A national conversation on immigration launches today to help advise the government on its post-Brexit immigration policy. In launching this consultation, the Home Affairs Select Committee has called on civic society to get involved, which we fully intend to do.
There is no disguising that the ‘immigration debate’ has become toxic in recent years. Real anxieties have been deliberately exploited and fed by unscrupulous politicians and both mainstream and alternative media outlets to the point where it has become almost impossible to have a decent discussion on the topic.
But as the government moves to trigger Article 50, which will start the process of the UK leaving the European Union, it is a debate we cannot and should not ignore any more. The Government is going to have to create a new immigration policy and we need to make sure all voices are heard.
We believe it is vital that this debate is as wide and inclusive as possible. Not only is there a lack of public trust in the government’s ability to manage immigration, but if we are the remove the toxicity from the debate then it has to be one that involves as many people as possible.
We need to engage with the public to have an honest discussion that balances their views with the needs of our economy and the rights of migrants. This is our chance to have a proper debate, which means being prepared to listen to people, including those who might not agree with us, without thinking that we have all the answers. We believe that an honest and open conversation will show that British people are more open and realistic about immigration than the media and politicians often think.
A debate around a post-Brexit immigration reform offers us a real chance to build common ground in what is currently such a polarised topic.
Politicians will decide how many people are able to make their home here in future years and also what kinds of migration are prioritised. By ensuring as wide a debate as possible we hope to not focus on ‘good’ and ‘bad’ migrants, or an arbitrary discussion of numbers, but on what our economy needs and the rights of those coming here not to be exploited.
Together with think tank British Future we will be travelling to 60 towns and cities across the UK this year to hear the views of local people. We’ll run a mass online survey to allow everyone to express their views, take the opinions of marginalised groups – including migrants themselves – and conduct polling across the social spectrum.
This is an opportunity to influence immigration policy with voices from our communities, who may hold genuine concerns. Polling suggests that only a tiny fraction of the population wants to close the door to immigration, and that the majority reject the toxic nature of tabloid debates. We need to open up a neutral conversation with the public so that political debate is not guided by those that shout loudest.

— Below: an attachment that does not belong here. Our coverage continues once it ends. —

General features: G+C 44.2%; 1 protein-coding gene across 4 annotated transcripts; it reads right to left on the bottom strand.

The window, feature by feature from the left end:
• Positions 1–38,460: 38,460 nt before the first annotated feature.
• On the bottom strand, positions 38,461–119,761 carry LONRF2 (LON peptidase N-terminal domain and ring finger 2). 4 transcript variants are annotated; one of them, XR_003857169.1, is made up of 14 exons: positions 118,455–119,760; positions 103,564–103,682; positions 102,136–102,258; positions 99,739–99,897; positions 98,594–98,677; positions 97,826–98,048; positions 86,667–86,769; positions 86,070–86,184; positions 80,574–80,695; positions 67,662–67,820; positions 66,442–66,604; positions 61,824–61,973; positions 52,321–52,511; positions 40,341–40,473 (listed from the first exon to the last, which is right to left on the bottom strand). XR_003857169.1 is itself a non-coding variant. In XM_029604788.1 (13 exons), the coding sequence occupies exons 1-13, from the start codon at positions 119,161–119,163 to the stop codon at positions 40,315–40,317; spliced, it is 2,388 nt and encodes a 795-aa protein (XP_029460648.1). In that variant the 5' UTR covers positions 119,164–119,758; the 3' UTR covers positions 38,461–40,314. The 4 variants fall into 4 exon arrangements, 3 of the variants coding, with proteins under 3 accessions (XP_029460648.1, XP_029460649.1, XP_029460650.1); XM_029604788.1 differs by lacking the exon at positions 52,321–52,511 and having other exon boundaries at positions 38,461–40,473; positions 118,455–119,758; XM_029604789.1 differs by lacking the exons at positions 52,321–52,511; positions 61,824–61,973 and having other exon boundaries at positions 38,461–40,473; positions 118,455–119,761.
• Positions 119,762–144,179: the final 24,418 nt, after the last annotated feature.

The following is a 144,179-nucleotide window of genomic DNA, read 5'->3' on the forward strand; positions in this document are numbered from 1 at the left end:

We’ll also be meeting businesses, industry and employers, who have so far remained on the fringes of the conversation. They face huge risks in any substantial changes to immigration rules. Likewise, regional and local governments will see real changes in the way their services are delivered. Trade unions will also understand the need for migrant labour, as well as the challenges being faced by many low-skilled British workers.
Migrant voices will be key to these conversations, alongside those who live and work with them.
This is a debate in which progressive voices need to be heard. The ‘immigration debate’ has become so poisonous that it is understandable we might want to keep our distance. But progress does not happen if we remain fixed in our echo chambers, speaking only to ourselves.
This is not what we are all about. HOPE not hate is an organisation that first set out to fight the far-right British National Party (BNP) through community engagement. We have spent over 10 years reaching out to local people to address issues concerning voters, countering feelings of alienation by taking those concerns seriously. But in every conversation there is one issue that has come up consistently: immigration.
If we are ever going to achieve a more cohesive society than we need to get involved in the issues that are dividing us.
Whether we like it or not, these conversations are going to happen. It is not enough to sit on the sidelines and look on as decisions we disagree with are taken. The uncertainty of what will happen to immigration as we leave the European Union offers us a real opportunity to find a solution that works with the variety of needs and opinions in our communities.
It’s a conversation we need to be involved in.
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